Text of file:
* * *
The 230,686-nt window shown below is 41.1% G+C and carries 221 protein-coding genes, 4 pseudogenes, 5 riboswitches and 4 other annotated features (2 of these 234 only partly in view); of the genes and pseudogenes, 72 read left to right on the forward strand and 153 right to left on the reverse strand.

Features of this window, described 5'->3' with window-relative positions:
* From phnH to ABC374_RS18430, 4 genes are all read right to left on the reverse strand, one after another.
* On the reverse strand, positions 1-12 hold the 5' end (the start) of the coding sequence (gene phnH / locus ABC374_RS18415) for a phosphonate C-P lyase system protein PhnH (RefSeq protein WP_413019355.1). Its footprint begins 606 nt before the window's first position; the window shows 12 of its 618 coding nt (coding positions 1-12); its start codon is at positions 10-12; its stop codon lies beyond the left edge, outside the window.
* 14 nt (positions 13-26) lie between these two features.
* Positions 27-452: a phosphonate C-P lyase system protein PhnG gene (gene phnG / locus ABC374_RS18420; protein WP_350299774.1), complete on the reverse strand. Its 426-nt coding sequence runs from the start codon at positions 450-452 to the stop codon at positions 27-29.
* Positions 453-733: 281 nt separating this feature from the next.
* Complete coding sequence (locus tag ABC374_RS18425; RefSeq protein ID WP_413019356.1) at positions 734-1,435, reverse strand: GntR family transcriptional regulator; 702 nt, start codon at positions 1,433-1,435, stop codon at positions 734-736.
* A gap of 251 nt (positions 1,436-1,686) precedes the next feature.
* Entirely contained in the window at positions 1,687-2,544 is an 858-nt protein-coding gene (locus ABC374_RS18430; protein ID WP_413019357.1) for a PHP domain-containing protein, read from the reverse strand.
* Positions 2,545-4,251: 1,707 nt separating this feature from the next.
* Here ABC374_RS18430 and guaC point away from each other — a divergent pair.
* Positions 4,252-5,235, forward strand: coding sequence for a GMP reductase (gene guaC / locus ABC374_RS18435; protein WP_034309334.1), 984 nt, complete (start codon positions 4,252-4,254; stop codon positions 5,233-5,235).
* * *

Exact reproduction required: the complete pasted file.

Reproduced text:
The 230,686-nt window shown below is 41.1% G+C and carries 221 protein-coding genes, 4 pseudogenes, 5 riboswitches and 4 other annotated features (2 of these 234 only partly in view); of the genes and pseudogenes, 72 read left to right on the forward strand and 153 right to left on the reverse strand.

Features of this window, described 5'->3' with window-relative positions:
* From phnH to ABC374_RS18430, 4 genes are all read right to left on the reverse strand, one after another.
* On the reverse strand, positions 1-12 hold the 5' end (the start) of the coding sequence (gene phnH / locus ABC374_RS18415) for a phosphonate C-P lyase system protein PhnH (RefSeq protein WP_413019355.1). Its footprint begins 606 nt before the window's first position; the window shows 12 of its 618 coding nt (coding positions 1-12); its start codon is at positions 10-12; its stop codon lies beyond the left edge, outside the window.
* 14 nt (positions 13-26) lie between these two features.
* Positions 27-452: a phosphonate C-P lyase system protein PhnG gene (gene phnG / locus ABC374_RS18420; protein WP_350299774.1), complete on the reverse strand. Its 426-nt coding sequence runs from the start codon at positions 450-452 to the stop codon at positions 27-29.
* Positions 453-733: 281 nt separating this feature from the next.
* Complete coding sequence (locus tag ABC374_RS18425; RefSeq protein ID WP_413019356.1) at positions 734-1,435, reverse strand: GntR family transcriptional regulator; 702 nt, start codon at positions 1,433-1,435, stop codon at positions 734-736.
* A gap of 251 nt (positions 1,436-1,686) precedes the next feature.
* Entirely contained in the window at positions 1,687-2,544 is an 858-nt protein-coding gene (locus ABC374_RS18430; protein ID WP_413019357.1) for a PHP domain-containing protein, read from the reverse strand.
* Positions 2,545-4,251: 1,707 nt separating this feature from the next.
* Here ABC374_RS18430 and guaC point away from each other — a divergent pair.
* Positions 4,252-5,235, forward strand: coding sequence for a GMP reductase (gene guaC / locus ABC374_RS18435; protein WP_034309334.1), 984 nt, complete (start codon positions 4,252-4,254; stop codon positions 5,233-5,235).